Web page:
What is a recapitalisation bond?
A bond is a financial instrument used to raise money from the markets. If someone buys a government bond, for example, they hand over a certain amount of money in return for regular interest payments along with the expectation that the government will repay the amount in full at a certain point of time. In a way, it is like giving a loan to the government.
However, bank recapitalisation bonds are slightly different. These are bonds issued by the government to which banks can subscribe – and they are specifically aimed at banks that have a lot of deposits on hand. According to Reserve Bank of India estimates, the total excess deposits accrued to the banking system due to demonetisation was in the range of Rs 2.8 lakh crores to Rs 4.3 lakh crore. It is these excess deposits that the banks are expected to use to buy the recapitalisation bonds.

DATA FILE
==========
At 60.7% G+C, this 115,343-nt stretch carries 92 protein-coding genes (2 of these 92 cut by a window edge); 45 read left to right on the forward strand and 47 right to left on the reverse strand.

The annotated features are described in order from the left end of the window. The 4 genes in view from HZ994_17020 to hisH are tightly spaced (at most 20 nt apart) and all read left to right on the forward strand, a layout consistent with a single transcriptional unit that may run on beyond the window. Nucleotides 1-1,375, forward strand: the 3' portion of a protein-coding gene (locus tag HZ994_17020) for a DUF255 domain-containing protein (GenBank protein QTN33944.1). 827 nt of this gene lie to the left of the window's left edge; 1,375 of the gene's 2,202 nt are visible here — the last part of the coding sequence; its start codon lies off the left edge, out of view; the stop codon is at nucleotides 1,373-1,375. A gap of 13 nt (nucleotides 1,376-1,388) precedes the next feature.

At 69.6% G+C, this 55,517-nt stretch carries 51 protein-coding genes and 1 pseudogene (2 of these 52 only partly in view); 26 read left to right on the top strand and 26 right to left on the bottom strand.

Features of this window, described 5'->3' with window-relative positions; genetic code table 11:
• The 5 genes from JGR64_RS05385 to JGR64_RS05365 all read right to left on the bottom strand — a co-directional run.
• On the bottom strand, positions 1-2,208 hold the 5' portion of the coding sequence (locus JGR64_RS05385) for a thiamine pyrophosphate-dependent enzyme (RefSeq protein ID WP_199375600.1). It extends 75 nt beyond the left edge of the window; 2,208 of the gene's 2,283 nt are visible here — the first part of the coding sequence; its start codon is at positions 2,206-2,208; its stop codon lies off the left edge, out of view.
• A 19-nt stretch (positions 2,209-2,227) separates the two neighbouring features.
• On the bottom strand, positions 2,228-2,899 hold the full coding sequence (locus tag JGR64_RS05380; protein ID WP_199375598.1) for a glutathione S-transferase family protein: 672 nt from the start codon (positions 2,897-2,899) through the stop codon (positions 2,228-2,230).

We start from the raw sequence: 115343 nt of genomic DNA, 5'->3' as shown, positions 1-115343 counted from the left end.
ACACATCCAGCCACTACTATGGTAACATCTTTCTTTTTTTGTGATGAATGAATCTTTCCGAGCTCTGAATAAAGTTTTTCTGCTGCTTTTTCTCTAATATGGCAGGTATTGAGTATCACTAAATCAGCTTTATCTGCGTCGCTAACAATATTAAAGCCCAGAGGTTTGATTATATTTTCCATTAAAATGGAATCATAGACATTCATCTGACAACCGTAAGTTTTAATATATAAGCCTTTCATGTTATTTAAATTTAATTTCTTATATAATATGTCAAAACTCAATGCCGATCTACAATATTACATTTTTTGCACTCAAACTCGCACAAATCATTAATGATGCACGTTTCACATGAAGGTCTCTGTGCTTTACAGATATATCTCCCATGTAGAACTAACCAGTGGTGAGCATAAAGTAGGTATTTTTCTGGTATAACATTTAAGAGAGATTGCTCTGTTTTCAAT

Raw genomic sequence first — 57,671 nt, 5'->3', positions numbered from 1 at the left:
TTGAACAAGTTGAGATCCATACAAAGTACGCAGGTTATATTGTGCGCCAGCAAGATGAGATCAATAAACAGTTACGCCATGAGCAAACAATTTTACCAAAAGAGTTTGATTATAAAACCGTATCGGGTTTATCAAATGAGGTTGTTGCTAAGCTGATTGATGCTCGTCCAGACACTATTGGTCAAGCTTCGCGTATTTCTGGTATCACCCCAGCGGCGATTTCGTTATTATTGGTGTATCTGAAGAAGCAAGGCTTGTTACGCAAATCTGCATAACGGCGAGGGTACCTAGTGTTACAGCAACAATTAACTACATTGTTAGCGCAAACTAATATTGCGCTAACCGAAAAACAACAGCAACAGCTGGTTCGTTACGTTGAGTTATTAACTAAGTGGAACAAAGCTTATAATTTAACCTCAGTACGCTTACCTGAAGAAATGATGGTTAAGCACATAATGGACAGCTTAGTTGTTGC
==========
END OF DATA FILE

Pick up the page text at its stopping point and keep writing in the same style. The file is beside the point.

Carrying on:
They government is likely to use the money raised by the sale of these bonds to increase the number of shares it holds in the banks. This will give the banks more capital to work with, making it easier for them to offset the effect of writing off bad loans.
Meanwhile, the bonds could even be marketable, meaning the banks could put them out into the market to raise even more money.
There is one caveat here: The government has not explained exactly how the recapitalisation bonds will work. Although India has used them in the past, Tuesday’s announcement came with a promise that the government will soon explain the technicalities of its current approach.
Is this enough?
While banking analysts agree that putting more capital into stressed banks is a positive thing, nobody is sure exactly how much good it will do. Udit Kariwala, senior analyst at India Ratings, said that the last time the rating agency crunched the numbers, it came up with a requirement of about Rs 1 lakh crore for public sector banks, assuming a growth rate of 5%.
On the other hand, estimates suggest that the public banks would require about Rs 2.3 lakh crore of capital if they are to fulfil the requirements under Basel III norms on improving efficiency and transparency in the banking system. The norms, which are voluntary, are supposed to be met by 2019.